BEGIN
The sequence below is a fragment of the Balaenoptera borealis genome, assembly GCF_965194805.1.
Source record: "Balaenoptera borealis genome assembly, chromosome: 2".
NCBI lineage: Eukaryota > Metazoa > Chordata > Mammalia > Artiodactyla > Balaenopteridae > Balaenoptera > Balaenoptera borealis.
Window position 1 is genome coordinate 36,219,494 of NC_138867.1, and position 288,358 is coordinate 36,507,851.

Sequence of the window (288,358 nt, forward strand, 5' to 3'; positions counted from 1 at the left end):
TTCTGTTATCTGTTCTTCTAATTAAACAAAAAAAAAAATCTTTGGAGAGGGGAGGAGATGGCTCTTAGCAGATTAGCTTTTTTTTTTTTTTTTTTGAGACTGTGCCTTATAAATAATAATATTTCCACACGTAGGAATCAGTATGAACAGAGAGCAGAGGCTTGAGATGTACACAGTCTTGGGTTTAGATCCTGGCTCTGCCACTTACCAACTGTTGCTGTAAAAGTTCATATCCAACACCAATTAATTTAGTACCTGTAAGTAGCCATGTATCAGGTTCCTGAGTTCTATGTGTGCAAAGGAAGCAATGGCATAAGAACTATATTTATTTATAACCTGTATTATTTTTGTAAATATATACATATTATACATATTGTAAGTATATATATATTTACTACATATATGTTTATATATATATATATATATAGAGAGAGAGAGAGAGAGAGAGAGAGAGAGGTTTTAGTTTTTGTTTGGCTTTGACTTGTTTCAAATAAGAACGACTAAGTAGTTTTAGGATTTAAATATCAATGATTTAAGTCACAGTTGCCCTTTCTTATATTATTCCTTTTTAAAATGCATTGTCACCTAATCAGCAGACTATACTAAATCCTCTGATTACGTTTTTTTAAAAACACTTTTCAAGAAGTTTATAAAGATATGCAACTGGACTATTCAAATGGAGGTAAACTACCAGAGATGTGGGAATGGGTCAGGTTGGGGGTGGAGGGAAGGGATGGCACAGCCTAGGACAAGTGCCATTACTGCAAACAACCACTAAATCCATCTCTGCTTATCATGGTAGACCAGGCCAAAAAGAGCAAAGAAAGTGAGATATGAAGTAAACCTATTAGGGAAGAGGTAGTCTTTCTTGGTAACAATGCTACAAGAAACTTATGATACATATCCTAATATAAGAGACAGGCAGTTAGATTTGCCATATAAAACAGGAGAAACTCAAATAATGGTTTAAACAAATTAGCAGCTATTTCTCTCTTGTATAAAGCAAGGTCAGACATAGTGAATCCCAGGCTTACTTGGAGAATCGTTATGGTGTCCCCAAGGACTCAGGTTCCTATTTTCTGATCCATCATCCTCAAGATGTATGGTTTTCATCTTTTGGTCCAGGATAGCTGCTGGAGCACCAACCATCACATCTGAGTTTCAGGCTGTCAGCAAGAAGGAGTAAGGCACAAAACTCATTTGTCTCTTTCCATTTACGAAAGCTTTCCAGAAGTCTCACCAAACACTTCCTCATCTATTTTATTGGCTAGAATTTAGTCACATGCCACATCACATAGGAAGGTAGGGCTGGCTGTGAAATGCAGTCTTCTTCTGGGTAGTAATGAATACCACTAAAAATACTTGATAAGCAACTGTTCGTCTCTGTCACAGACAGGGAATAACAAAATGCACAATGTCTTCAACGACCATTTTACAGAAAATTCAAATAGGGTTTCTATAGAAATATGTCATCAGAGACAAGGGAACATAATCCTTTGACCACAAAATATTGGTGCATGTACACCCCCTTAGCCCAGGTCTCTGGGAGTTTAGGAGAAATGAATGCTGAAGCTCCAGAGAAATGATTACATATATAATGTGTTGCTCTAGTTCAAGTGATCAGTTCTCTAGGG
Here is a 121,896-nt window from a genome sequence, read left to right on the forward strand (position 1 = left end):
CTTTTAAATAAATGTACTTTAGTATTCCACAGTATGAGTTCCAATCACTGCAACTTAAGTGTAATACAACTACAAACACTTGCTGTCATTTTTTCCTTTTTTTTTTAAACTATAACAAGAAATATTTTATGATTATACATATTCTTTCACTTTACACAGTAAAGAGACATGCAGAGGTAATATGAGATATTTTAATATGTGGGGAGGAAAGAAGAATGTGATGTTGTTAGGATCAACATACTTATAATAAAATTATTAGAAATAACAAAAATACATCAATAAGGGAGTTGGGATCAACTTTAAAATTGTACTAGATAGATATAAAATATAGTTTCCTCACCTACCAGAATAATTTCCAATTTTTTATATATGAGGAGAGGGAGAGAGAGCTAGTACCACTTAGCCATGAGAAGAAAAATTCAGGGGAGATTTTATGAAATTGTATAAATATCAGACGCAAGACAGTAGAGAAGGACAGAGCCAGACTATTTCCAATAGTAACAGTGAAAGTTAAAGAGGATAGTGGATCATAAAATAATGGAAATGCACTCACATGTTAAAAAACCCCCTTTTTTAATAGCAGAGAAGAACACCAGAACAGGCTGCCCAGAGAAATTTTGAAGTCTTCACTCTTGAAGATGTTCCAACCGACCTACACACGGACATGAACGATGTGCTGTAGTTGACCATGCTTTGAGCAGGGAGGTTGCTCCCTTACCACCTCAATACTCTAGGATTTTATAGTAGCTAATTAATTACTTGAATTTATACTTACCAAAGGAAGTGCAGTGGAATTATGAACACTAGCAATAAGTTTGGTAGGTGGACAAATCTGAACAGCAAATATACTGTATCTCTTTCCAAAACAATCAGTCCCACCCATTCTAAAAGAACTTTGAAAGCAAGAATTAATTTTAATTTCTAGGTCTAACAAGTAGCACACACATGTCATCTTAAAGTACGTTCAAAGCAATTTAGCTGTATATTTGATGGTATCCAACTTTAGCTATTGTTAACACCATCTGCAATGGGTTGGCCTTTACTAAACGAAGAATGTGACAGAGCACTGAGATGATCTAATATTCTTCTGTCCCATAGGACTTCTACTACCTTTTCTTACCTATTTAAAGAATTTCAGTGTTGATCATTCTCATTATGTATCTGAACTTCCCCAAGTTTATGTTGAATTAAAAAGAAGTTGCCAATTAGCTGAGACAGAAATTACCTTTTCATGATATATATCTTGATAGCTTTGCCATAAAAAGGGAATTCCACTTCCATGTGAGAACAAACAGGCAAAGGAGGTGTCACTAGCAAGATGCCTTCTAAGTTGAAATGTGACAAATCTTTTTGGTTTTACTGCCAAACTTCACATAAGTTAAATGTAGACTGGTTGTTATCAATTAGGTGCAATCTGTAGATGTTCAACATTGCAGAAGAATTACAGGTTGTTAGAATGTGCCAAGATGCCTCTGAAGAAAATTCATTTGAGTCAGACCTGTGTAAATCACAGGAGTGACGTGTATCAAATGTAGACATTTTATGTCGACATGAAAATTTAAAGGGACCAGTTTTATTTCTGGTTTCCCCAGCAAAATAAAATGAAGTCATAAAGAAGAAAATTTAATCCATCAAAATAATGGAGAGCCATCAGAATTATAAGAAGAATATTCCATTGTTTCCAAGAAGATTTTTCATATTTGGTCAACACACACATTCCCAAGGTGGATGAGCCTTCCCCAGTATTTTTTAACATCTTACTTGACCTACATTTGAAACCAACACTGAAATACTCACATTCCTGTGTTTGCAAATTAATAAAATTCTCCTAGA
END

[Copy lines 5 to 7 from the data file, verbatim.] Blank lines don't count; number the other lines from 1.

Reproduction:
Sequence of the window (288,358 nt, forward strand, 5' to 3'; positions counted from 1 at the left end):
TTCTGTTATCTGTTCTTCTAATTAAACAAAAAAAAAAATCTTTGGAGAGGGGAGGAGATGGCTCTTAGCAGATTAGCTTTTTTTTTTTTTTTTTTGAGACTGTGCCTTATAAATAATAATATTTCCACACGTAGGAATCAGTATGAACAGAGAGCAGAGGCTTGAGATGTACACAGTCTTGGGTTTAGATCCTGGCTCTGCCACTTACCAACTGTTGCTGTAAAAGTTCATATCCAACACCAATTAATTTAGTACCTGTAAGTAGCCATGTATCAGGTTCCTGAGTTCTATGTGTGCAAAGGAAGCAATGGCATAAGAACTATATTTATTTATAACCTGTATTATTTTTGTAAATATATACATATTATACATATTGTAAGTATATATATATTTACTACATATATGTTTATATATATATATATATATAGAGAGAGAGAGAGAGAGAGAGAGAGAGAGGTTTTAGTTTTTGTTTGGCTTTGACTTGTTTCAAATAAGAACGACTAAGTAGTTTTAGGATTTAAATATCAATGATTTAAGTCACAGTTGCCCTTTCTTATATTATTCCTTTTTAAAATGCATTGTCACCTAATCAGCAGACTATACTAAATCCTCTGATTACGTTTTTTTAAAAACACTTTTCAAGAAGTTTATAAAGATATGCAACTGGACTATTCAAATGGAGGTAAACTACCAGAGATGTGGGAATGGGTCAGGTTGGGGGTGGAGGGAAGGGATGGCACAGCCTAGGACAAGTGCCATTACTGCAAACAACCACTAAATCCATCTCTGCTTATCATGGTAGACCAGGCCAAAAAGAGCAAAGAAAGTGAGATATGAAGTAAACCTATTAGGGAAGAGGTAGTCTTTCTTGGTAACAATGCTACAAGAAACTTATGATACATATCCTAATATAAGAGACAGGCAGTTAGATTTGCCATATAAAACAGGAGAAACTCAAATAATGGTTTAAACAAATTAGCAGCTATTTCTCTCTTGTATAAAGCAAGGTCAGACATAGTGAATCCCAGGCTTACTTGGAGAATCGTTATGGTGTCCCCAAGGACTCAGGTTCCTATTTTCTGATCCATCATCCTCAAGATGTATGGTTTTCATCTTTTGGTCCAGGATAGCTGCTGGAGCACCAACCATCACATCTGAGTTTCAGGCTGTCAGCAAGAAGGAGTAAGGCACAAAACTCATTTGTCTCTTTCCATTTACGAAAGCTTTCCAGAAGTCTCACCAAACACTTCCTCATCTATTTTATTGGCTAGAATTTAGTCACATGCCACATCACATAGGAAGGTAGGGCTGGCTGTGAAATGCAGTCTTCTTCTGGGTAGTAATGAATACCACTAAAAATACTTGATAAGCAACTGTTCGTCTCTGTCACAGACAGGGAATAACAAAATGCACAATGTCTTCAACGACCATTTTACAGAAAATTCAAATAGGGTTTCTATAGAAATATGTCATCAGAGACAAGGGAACATAATCCTTTGACCACAAAATATTGGTGCATGTACACCCCCTTAGCCCAGGTCTCTGGGAGTTTAGGAGAAATGAATGCTGAAGCTCCAGAGAAATGATTACATATATAATGTGTTGCTCTAGTTCAAGTGATCAGTTCTCTAGGG
Here is a 121,896-nt window from a genome sequence, read left to right on the forward strand (position 1 = left end):